DW: The thing I like about Besson’ film is that there’s a style and a slickness to them that is frequently lacking in American action films. I’m not seeing any of that here. Instead, I’m seeing the same beats I’ve seen in every other Mob comedy, only in France! Casting folks who have, you know, been in a few Mob comedies already isn’t helping things.

September 20th


DW: Missing children is one of those “go to” plots for thrillers, but even as someone who watches a lot of these things, it feels like we’re seeing a lot more these last few years than we’d averaged in the past. Must be something in the zeitgeist to do with suburban paranoia.

In any case, this is one of those films that I will probably eventually get around to because it looks decently put together and has a bunch of actors I like in it, but I’m not in any great hurry because, as I said, I watch a lot of these and in every other case this looks like it’s as by-the-numbers as you can get with this particular set-up.

KL: Strike one: A character named “Detective Loki.” Strike two, a plot summary that includes the phrase “But just how far will this desperate father go to protect his family?” Strike three: Did I mention the character named Detective Loki?

A Single Shot

KL: I mean it’s got the things I want in it: the single catastrophic mistake, the mysterious pile of cash, Sam Rockwell, William H. Macy, everyone trying on backwoods accents, Situations That Reveal True Character, and so on. The director (David M. Rosenthal) and writer (Matthew F. Jones, adapting from his novel) don’t have a lot for me to go on, but, sure, whatever. I like Sam Rockwell and think he could sell some drama, and is about due to show us what else he can do. And I’m sure that’s precisely why he’s doing this.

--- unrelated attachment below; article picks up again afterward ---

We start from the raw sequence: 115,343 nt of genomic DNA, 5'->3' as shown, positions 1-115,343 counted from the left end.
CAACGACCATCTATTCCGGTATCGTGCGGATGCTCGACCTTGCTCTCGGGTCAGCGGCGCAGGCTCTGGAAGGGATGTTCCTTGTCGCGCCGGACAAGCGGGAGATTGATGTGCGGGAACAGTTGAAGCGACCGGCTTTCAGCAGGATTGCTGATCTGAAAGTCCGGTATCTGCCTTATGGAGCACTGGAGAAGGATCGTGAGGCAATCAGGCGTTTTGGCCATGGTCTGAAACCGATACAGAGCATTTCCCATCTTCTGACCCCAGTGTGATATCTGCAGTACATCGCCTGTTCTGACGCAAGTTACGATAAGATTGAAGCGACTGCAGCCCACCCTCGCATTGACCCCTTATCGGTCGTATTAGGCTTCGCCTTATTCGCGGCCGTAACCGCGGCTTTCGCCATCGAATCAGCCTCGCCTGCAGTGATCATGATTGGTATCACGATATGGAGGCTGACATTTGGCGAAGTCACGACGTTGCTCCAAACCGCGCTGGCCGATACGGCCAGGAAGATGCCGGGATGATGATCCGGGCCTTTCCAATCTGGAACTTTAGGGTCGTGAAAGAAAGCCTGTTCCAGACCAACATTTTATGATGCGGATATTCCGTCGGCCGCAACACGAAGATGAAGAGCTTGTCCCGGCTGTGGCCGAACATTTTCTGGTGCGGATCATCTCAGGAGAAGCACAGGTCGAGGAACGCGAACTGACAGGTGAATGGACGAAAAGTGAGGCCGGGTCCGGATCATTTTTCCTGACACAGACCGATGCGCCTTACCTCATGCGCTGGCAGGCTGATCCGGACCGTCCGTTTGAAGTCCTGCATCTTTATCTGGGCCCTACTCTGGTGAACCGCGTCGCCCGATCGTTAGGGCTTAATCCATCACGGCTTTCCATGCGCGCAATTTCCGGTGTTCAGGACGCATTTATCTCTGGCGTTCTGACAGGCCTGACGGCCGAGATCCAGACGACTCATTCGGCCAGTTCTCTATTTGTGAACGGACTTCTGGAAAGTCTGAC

DW: Yeah, this is hitting all the right notes. An actor I really like and think is under-used in a dramatic lead, a “one bad decision and things spiral out of control” plot, and what looks to be very pretty and considered cinematography. This is going on my “to look for” list pretty much as soon as possible.

September 27th

Don Jon

DW: All right, look, as much as I might be curious to see how Gordon-Levitt does with his directorial debut, between the pretty white straight people dealing with problems of their own making plot and the over-the-top Jersey accents, there is just no way.

KL: Stellar reviews on this one. I like JGL okay – he’s on the Leo DiCaprio route of taking the long way ‘round to me seeing him as a grown-up adult actor person, but he got there – and I’m inclined to put faith in the people who put faith in this movie. Also, generally I’m a big booster of hyphenate filmmakers giving us as clear a vision of what they’re doing as possible. That’s nothing but good for the medium.

But I guess this is a thing about how men and women have unrealistic views of relationships and maybe – maybe????? – they’ll learn something and meet in the middle? Ehhhhhh.